Vicksburg blighted homes: 1 holding, 1 may go

The fire-damaged Best Street property currently under discussion.

By Jef Rietsma

Vicksburg Village Council members at a July meeting gave the owner of a blighted home on East Prairie 60 days to bring it up to code. The owner of a fire-damaged home on Best Street failed to show up at a hearing.

Scott Graham, who handles dangerous-building matters for the village, said he reached agreement with the owner of the vacant home at 513 East Prairie St.

“The property owner has rights the village doesn’t want to take away unless absolutely appropriate. What typically happens is after a passage of time, it becomes crucial to (set) a drop-dead for trying to give any property owner the right and the time to fix a condition that has risen to dangerousness.”

Owners of the home agreed to a 60-day window to address code issues and fix it to the point that it is no longer considered dangerous and is in compliance with all codes. Graham said an inspection will be conducted by the village’s building inspector within 60 days to confirm the improvements were made.

“If they do not (comply), on the 61st day, the village has the absolute right to remedy the problem, most notably by demolition of any buildings that are non-compliant,” Graham said. “The owners here agreed to post a bond in the amount of $25,000 for the purpose of reimbursing the village … if they get the property and the structures all (up to code), they’re entitled then to seek to use the property like anyone else would because they would be in full compliance with all of the statutes within the building code.”

Graham said the $25,000 bond is important because it serves as potential reimbursement instead of the village putting the parcel on tax rolls if matters are not fully addressed on or before the end of the 60-day period in mid-September.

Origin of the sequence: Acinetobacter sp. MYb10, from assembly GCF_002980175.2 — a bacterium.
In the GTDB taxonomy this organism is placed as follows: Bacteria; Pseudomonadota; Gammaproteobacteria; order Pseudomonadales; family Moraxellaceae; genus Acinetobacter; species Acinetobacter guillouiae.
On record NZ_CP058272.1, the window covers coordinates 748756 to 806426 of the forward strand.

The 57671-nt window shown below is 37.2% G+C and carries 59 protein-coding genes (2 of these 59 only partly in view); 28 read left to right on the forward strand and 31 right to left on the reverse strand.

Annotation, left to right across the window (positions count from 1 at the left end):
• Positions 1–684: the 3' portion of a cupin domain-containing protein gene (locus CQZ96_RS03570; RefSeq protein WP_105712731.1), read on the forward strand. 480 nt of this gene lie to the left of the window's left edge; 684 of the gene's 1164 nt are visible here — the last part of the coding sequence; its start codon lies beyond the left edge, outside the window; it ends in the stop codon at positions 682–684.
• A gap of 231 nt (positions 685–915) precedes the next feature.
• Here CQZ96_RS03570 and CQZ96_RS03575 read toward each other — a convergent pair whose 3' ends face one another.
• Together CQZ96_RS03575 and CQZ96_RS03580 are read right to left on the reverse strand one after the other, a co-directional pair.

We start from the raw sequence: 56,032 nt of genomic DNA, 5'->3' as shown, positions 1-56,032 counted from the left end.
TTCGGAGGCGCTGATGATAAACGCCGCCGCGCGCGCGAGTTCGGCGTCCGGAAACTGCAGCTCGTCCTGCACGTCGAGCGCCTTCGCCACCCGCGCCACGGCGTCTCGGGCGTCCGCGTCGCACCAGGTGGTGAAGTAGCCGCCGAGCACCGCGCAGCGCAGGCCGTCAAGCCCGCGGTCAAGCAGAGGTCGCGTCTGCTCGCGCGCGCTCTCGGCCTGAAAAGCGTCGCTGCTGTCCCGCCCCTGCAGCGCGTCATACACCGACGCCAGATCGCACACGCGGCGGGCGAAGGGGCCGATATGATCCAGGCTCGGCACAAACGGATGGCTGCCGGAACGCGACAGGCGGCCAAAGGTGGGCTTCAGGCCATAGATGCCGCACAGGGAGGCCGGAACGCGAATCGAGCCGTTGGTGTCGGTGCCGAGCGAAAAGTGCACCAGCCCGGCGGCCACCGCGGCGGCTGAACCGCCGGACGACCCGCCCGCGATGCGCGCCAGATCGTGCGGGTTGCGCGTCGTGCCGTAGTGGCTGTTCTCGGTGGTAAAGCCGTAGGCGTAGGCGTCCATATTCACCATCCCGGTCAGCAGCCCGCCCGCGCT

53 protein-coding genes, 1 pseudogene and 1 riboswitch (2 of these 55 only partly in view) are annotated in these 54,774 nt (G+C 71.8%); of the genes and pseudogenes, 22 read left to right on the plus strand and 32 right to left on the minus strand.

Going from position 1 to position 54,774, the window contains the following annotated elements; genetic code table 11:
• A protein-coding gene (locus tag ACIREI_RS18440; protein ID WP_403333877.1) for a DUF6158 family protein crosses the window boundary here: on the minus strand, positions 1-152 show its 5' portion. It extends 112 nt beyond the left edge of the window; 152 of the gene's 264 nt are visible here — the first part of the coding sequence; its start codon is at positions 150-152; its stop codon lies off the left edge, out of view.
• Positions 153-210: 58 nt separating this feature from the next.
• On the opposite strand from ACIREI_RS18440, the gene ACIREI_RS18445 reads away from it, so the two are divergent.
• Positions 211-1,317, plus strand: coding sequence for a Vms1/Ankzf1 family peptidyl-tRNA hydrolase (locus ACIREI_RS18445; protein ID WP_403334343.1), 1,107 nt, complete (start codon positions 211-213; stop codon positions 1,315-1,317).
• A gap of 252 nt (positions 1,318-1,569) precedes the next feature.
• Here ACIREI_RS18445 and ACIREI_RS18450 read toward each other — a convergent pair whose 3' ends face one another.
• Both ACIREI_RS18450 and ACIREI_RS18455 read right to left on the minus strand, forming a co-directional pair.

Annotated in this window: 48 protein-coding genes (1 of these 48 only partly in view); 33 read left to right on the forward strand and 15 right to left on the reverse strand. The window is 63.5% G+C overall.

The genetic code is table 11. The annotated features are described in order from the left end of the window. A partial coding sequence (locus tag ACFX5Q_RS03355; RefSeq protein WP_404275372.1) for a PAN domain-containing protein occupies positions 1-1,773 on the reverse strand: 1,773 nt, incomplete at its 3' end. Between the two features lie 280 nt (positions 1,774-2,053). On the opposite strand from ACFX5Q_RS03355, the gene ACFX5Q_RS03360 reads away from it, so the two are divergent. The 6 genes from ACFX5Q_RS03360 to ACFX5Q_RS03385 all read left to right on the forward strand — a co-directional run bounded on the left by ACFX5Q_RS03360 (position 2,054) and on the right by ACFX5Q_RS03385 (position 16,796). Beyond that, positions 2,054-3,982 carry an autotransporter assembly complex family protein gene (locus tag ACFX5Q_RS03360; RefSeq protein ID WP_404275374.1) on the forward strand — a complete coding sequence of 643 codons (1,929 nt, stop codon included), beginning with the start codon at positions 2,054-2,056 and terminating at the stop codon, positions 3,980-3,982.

The second property, heavily damaged by fire, is at 640 Best St. Graham said notice of intent to declare the structure dangerous was served to the property owner. Graham said the owner was advised of the July 17 village council meeting and advised to attend.

“The owner has not appeared … and is (thereby) in default,” he said. “When they don’t appear (in person) to contest, then they’re in default and the village can move forward.”

He said considering the condition of the structure, there’s no way a 60-day window would be enough time to bring it up to code. The building on the property is unoccupied.

Graham said he was willing to negotiate with the owner had they showed up at the meeting. Consequently, Graham said Village Manager Jim Mallery will be given authority for the municipality to decide how to proceed.

Council member Carl Keller said he has lived in the vicinity of the Prairie Street property for more than 30 years. In that time, Keller said he believes the residence has never been occupied.

“This has been an issue, since I got on the council, that I quietly kept in front of staff,” he said. “I’m glad this is coming around because a lot of the residents on my side of the town were getting a little agitated about it.”

In other business, Mallery said the rained-out July 12 ‘Burg Days of Summer weekly downtown event has been rescheduled to Aug. 23. All vendors and musical talent lined up for the July 12 event indicated they will be able to return Aug. 23.

Also, a resident from the 200 block of West Washington Street expressed concerns about dogs, noise and blight. She said two pit bulls owned by her neighbors are allowed to run loose, and are prone to menacingly charge people and other dogs. Mallery said the dogs have since been removed from the property and their owners, who rent the house where they live, have been cited by animal control.

The West Washington Street resident also said another nearby residence has weeds in excess of five feet. Another neighbor has two couches sitting in the driveway, she said. A mattress has dumped on a nearby hill and a recliner has been left near the high school tennis courts.

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